- 86% of employers of ex-offenders rate them as good at their job
- 92% of employers say diverse recruitment has enhanced their reputation, helping them win new contracts
Hear from businesses already working with prisoners and ex-offenders
Do ex-offenders have any qualifications or the skills needed to work?
The guys on-site, they are just like everybody else that we come across as an employer. We find they come with a variety of skills and we ensure they are then given the correct training so they can go to work and join in with the team.
Claire Coombs, Development Manager, Keltbray
Will they turn up for work if I take a chance on them?
We have found that the level of retention of our graduates from the [prison] academy is higher than the level of retention of our normal employed sales floor workers.
Andy McBride, Head of Resourcing and People Shared Services, Halfords
Can I really rely on offenders to be part of my workforce?
Pret has been working with both Working Chance and Novus for several years to take ex-offenders on to our Rising Stars Programme. We see this as an excellent talent pool with many Rising Stars enjoying a great career within Pret.
Nicki Fisher, Head of the Pret Foundation Trust, Pret A Manger
Why should businesses employ ex-offenders?
We’ve started working with ex-offenders and people coming towards the end of their sentence because it allows us to secure a pipeline of talent coming into our business, at the same time as helping people start again as they leave prison. In the hospitality industry there is a nationwide shortage of kitchen staff – kitchen managers and chefs particularly – that we at Greene King are not immune to.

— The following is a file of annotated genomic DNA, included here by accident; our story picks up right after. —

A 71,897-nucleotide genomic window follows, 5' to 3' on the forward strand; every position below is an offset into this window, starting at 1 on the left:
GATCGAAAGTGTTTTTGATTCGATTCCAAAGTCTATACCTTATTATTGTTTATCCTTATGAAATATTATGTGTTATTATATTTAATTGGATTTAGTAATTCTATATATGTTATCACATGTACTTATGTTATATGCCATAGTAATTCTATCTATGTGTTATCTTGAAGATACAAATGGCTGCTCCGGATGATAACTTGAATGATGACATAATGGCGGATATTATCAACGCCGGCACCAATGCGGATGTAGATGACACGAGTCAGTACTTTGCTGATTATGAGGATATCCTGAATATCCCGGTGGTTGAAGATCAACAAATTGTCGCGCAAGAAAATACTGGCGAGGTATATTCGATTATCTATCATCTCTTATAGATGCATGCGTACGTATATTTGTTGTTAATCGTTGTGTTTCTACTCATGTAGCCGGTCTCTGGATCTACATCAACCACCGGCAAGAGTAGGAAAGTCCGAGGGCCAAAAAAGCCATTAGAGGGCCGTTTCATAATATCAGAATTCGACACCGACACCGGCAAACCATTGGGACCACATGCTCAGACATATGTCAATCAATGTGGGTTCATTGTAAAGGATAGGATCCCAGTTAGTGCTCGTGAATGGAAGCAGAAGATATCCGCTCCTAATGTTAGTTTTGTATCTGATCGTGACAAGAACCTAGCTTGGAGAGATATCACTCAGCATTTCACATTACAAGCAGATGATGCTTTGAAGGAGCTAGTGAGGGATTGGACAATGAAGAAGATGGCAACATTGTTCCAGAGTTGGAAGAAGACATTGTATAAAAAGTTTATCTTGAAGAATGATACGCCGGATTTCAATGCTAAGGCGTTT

Greg Sage, Spokesperson, Greene King
I was on the Halfords academy at HMP Drakehall and learnt how to repair a bike, give great customer service. I also learnt planning and resourcing skills ordering bike parts. I now work at Halfords as part of their customer and bike repair team.
Leigh, former prisoner, now Halfords colleague
In prison I got my level 2 catering course in HMP Glen Parva, I learnt to cook and run a kitchen. I’m now a chef in a busy pub kitchen working for Greene King.
Tyler, Former prisoner, now Greene King employee.